A few days after print publication, Knight's syndicated newspaper column, which moves twice a week, will be posted. The most recent will appear at the top.

Sunday, September 25, 2016

Mega-livestock farms stranger than fiction, still a threat

Bill Knight column for Thursday, Friday or Saturday, Sept. 22, 23 or 24

The pipeline protests near North Dakota’s Standing Rock reservation are finally getting media attention for efforts to prevent the Missouri River, as well as sacred sites, from being spoiled. There and in more than 100 demonstrations nationwide, people are objecting to Dakota Access’s $3.8 billion, 30-inch pipeline planned to run 1,100 miles from North Dakota through Illinois to link up with pipelines carrying the oil to Texas refineries to ship overseas.

But in Illinois, a different “spoilage” threatens residents, the environment, and the future: huge livestock farms.

This month, the issue was made more real at the 2016 Factory Farm Summit: “Demanding Accountability in Animal Agriculture.” Held in Green Bay, Wis., the get-together reinforced those working to conserve land and property, to protect rural areas and a way of life at risk, and to encourage the thousands of people affected by factory farms to resist unwelcome intruders.
The issue isn’t new. Eighteen years ago I edited and wrote a chapter for the round-robin murder mystery “Naked Came the Farmer,” a group novel that touched on the troubling trend. Author Bill Brashler (“The Bingo Long Traveling All-Stars and Motor Kings”) commented, “treachery, debauchery and sly innuendo ooze through the narrative like waste from a hog farm.”

And through the years, disputes have continued throughout the state.

“Unfortunately, Big Ag – which includes Big Hog, Big Chicken and Big Cattle – would have you believe that despoiling our land, air and water with animal waste is just another part of country living,” commented radio host Mike Nowak, who covered the two-day event. “They just don’t understand why regular folks can’t stand the stench or the dead fish in the rivers or the plummeting property values of those homes unfortunate enough to be in the way of a factory farm.”

Illinois’ law covering these mega-farms is a joke. The Livestock Management Facilities Act is one of the nation’s worst, failing to address what was explained to an aide in Gov. Jim Edgar’s office in the 1990s: S.W.I.N.E.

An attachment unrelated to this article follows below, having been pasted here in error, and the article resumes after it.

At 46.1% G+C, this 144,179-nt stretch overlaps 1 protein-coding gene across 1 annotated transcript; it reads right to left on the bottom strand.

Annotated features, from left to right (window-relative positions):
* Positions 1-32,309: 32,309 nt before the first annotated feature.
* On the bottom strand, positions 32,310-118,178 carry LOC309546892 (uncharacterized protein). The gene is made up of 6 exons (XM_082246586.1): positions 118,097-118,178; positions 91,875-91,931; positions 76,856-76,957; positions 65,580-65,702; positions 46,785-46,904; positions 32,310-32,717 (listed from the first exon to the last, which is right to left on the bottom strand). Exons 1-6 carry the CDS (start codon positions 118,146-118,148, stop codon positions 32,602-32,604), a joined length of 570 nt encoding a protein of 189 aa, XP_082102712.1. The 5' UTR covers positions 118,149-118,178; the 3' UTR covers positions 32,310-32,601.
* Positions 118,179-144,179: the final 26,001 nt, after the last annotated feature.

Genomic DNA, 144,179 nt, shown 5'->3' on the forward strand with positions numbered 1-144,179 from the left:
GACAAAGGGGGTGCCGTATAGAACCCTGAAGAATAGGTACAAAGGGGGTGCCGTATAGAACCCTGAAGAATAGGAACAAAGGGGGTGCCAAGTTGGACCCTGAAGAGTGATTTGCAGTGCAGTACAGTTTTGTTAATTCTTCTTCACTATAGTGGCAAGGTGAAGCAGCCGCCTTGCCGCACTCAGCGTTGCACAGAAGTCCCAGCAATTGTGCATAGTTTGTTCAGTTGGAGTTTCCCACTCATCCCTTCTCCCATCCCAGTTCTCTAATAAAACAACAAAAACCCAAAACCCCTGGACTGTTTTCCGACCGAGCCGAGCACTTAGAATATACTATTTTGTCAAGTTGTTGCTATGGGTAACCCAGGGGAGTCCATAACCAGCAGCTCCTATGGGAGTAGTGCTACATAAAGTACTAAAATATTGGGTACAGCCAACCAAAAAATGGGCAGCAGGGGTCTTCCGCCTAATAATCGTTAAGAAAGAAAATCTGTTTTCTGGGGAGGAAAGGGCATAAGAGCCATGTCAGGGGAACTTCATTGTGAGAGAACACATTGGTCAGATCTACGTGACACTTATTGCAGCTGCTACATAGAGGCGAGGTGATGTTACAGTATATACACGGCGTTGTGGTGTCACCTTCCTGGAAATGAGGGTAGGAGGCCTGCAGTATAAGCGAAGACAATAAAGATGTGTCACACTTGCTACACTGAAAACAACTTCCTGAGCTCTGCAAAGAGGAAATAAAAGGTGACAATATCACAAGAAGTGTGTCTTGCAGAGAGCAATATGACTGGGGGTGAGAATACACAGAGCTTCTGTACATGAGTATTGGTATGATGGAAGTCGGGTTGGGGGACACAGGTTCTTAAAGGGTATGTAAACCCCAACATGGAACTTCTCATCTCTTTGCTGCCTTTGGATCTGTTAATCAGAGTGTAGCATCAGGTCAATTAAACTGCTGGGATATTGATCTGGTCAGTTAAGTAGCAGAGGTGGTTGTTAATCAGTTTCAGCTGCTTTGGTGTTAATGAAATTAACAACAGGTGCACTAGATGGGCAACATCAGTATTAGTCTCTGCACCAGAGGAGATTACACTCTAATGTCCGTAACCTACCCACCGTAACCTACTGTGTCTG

That acronym stood for factory farms’ Smell, Water in jeopardy, Indemnification making polluters pay for damages their mega-farms cause, Nutrient overloading dangers from animal waste damaging soil and acreage, and Enforcement of whatever regulations the legislature can muster.

Citizen groups such as the Illinois Citizens for Clean Air and Water (ICCAW) are demanding reforms like these:

* Require all concentrated animal feeding operations (CAFOs) to register with the Illinois Environmental Protection Agency so IEPA has an accurate location database. Now, the agency has little idea how many mega-farms exist or here they are.

* Require large CAFOs to get permits from the IEPA to operate – and prevent pollution. (Today, little happens until after pollution has occurred.)

* Close the loophole in the state Department of Agriculture’s regulations letting facilities more than double their size every two years – with no public informational meetings.

* Allow county boards to convene public hearings and issue binding recommendations to the Illinois Department of Ag about siting and construction of large-scale livestock confinement operations. Currently, an elected county board can reject a proposed CAFO, but the Ag department can override local decisions.

* Give adjoining landowners, neighbors and others affected by proposed or expanding mega-farms the legal standing to call for public hearings on applications – and the right to appeal decisions by the Ag department.

* Create setbacks from surface waters and increase setbacks from homes and towns for large facilities.

* Require all such livestock facilities to submit waste-management plans with spill controls and prevention plans to be approved by the state before siting and construction approvals, and mandate such plans be subject to public review and comment as part of the application process.

The dangers from factory farms are horrific, but they aren’t fiction. As “Naked Came the Farmer” noted in its 1998 disclaimer, “Names, characters, places and incidents either are products of the authors’ imaginations or are used fictitiously. Any resemblance to actual events or locales, or persons, living or dead, is entirely coincidental. [But] the mega-farm trend [is] real. Very real.”

[PICTURED: 'Naked Came the Farmer' cover, by Roland Millington.]

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